The Adventure of the Crooked Man: Summary & Analysis

Instructor: Della McGuire

Della has been teaching secondary and adult education for over 20 years. She holds a BS in Sociology, MEd in Reading, and is ABD on the MComm in Storytelling.

In this lesson, we will summarize and analyze 'The Adventure of the Crooked Man' by Sir Arthur Conan Doyle. This is a Holmes and Watson story that has the duo looking into the mysterious death of Colonel Barclay.

The Canon of Sherlock Holmes

Sir Arthur Conan Doyle's stories about the adventures of Sherlock Holmes and John Watson follow a particular pattern. They start with Holmes inviting Watson in on a mystery, complaining of boredom, and demonstrating his deductive prowess. The pair investigate the mystery, and the story culminates in chasing and capturing the guilty culprit. Watson then resolves the story with a discussion with Holmes to go over his reasoning. For the most part, 'The Adventure of the Crooked Man' follows this pattern. The key difference is that, in this story, Watson and Holmes seek to prove someone innocent rather than guilty.


'The Adventure of the Crooked Man' begins with Holmes coming by Watson's house a bit late at night. He tells Watson about a case he is investigating. He is missing key information to solve the case and hopes discussing it with Watson will help.

Colonel Barclay had risen up through the ranks from a basic infantryman to the leader of a squadron. He and his wife enjoyed the power and popularity stemming from such a position. Their standing in the community made the case all the more shocking when Barclay was found dead and Mrs. Barclay was the only one present. She was suspected of murdering him because they had been arguing when he died.

Holmes seeks to prove her innocence because he thinks there is more to the story. He and Watson go to the town to investigate. They learn that the argument between the Colonel and Mrs. Barclay, and the Colonel's subsequent death, took place in a locked room, the key to which had gone missing. They also learn from the house staff that the name 'David' was overheard during the argument, though no one knew anyone by that name. The Colonel appeared to have died of a blow to the head, and because Mrs. Barclay was too stunned by what happened to explain or defend herself, she was going to be charged with murdering her husband.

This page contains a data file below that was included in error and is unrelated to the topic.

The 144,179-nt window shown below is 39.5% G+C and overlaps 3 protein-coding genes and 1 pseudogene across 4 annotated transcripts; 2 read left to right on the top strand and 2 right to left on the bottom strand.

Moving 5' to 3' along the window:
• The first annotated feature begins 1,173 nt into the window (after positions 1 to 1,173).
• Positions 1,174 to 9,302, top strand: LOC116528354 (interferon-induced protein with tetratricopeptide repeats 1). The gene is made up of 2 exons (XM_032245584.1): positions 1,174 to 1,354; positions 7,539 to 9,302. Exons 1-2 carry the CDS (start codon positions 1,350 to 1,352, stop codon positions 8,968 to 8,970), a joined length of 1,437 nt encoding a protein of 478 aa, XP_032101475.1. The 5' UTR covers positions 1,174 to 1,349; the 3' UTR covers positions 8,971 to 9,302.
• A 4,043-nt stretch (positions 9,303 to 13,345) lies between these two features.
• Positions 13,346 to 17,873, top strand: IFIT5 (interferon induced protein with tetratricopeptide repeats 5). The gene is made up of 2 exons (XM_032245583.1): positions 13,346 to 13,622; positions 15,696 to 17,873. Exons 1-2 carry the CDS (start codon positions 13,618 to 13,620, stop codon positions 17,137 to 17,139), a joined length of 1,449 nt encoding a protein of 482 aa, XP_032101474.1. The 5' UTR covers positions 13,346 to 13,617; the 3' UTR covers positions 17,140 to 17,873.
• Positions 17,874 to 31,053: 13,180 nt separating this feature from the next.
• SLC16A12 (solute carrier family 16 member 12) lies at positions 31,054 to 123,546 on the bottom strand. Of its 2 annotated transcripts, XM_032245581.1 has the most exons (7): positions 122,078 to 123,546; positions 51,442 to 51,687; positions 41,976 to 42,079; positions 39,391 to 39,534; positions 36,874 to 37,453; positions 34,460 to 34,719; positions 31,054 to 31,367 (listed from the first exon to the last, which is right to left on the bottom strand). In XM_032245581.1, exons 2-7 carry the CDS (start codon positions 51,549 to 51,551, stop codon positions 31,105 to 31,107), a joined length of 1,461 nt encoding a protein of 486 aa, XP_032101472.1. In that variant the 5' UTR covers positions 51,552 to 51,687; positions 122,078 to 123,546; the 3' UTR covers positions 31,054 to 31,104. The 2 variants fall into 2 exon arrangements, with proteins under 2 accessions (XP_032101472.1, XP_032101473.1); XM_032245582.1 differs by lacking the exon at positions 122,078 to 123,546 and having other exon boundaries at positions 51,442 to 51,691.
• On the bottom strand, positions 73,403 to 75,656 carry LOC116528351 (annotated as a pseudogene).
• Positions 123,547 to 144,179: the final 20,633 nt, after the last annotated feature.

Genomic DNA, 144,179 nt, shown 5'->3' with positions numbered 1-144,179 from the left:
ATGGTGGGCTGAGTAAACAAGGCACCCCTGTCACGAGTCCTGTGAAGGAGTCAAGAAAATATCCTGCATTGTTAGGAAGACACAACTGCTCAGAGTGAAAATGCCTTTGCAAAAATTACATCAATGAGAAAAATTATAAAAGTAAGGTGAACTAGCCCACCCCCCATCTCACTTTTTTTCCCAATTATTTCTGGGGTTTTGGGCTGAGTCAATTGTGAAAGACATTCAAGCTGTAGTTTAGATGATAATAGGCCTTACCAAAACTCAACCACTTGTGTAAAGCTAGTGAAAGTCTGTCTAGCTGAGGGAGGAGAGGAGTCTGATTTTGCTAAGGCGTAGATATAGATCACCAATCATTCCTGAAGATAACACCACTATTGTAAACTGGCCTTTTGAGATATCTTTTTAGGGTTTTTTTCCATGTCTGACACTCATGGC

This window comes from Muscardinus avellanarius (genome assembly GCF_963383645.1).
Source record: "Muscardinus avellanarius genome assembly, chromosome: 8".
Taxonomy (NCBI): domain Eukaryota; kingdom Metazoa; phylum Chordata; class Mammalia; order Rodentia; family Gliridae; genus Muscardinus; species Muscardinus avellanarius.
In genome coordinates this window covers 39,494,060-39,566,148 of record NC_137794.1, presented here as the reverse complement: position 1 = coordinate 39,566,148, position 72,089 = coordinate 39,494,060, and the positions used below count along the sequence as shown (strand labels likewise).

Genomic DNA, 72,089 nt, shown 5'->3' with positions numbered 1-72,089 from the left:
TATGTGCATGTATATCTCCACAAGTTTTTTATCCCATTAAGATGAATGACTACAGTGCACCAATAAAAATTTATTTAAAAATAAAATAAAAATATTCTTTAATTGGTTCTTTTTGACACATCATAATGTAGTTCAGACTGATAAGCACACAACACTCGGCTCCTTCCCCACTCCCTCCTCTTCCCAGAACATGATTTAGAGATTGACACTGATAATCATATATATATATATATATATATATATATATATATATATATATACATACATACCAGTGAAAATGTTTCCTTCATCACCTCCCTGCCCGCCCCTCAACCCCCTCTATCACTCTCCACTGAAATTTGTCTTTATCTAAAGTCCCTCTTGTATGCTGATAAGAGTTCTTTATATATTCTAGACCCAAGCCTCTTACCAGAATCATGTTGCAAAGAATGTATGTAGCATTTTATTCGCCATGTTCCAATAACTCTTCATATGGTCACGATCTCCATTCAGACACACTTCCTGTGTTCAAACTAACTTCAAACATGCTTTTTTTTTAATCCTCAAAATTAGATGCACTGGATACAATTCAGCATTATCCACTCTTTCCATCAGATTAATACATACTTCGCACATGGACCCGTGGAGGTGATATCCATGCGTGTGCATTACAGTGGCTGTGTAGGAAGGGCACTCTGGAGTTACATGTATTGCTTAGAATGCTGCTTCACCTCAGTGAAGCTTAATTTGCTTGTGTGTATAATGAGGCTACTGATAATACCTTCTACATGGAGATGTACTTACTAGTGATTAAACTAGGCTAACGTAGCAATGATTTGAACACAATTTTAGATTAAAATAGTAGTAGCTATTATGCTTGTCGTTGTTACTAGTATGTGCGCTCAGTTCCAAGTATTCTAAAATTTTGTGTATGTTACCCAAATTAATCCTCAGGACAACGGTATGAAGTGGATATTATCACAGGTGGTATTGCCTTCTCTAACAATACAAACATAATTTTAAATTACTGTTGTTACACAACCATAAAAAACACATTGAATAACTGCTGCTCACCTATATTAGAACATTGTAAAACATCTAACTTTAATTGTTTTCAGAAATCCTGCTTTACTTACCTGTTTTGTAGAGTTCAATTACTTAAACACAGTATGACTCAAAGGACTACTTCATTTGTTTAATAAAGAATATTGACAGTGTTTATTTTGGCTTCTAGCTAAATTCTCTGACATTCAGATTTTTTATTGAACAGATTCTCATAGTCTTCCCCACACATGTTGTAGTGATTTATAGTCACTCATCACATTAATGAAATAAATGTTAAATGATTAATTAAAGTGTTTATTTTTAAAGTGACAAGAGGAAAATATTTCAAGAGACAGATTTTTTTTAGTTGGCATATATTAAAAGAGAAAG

In the investigation, they discover that, prior to the Colonel's death, Mrs. Barclay had seen a man named Henry Wood while doing charity work with her friend, Miss Morrison. Henry Wood and Mrs. Barclay had a short conversation, and Miss Morrison said that it seemed to upset Mrs. Barclay very much. Mrs. Barclay swore Morrison to secrecy and went home to confront her husband.

Turns out, Henry Wood was Mrs. Barclay's first love, but her husband, the Colonel, had sent him on a suicide mission so that he could marry her himself. Holmes and Watson then find Mr. Wood and discover what really happened: Barclay died of fright upon seeing that Mr. Wood had survived. They conclude that he must have felt like he had seen a ghost and dropped dead of fear and guilt, hitting his head on the way down.


'The Adventure of the Crooked Man' offers several points of analysis based on the elements of a story. We will look at a few of these story elements to see how they work to shape the tale.


The characters in the story are interesting in that there are two 'crooked' men: the man who looks crooked because of his body deformities (Henry Wood,) and the presumably honorable Colonel Barclay, who is actually morally crooked. Barclay is considered a man of high social and professional status, but he commits a terrible act. Wood is of low social status and is more morally upright than Barclay when he confesses to his role in the events at the risk of arrest in order to save Mrs. Barclay.


Of course the setting plays a significant role in the story because the scene of the crime is a locked room where only Mrs. Barclay was present, indicating she may be the culprit. These kinds of locked room mysteries are popular in Doyle's work.

The story takes place during a time when women were not likely to remain unmarried, so the time period also impacts the story. In a more modern setting, Mrs. Barclay might not necessarily have needed to marry someone at all after her betrothed (Mr. Wood) was presumably killed.

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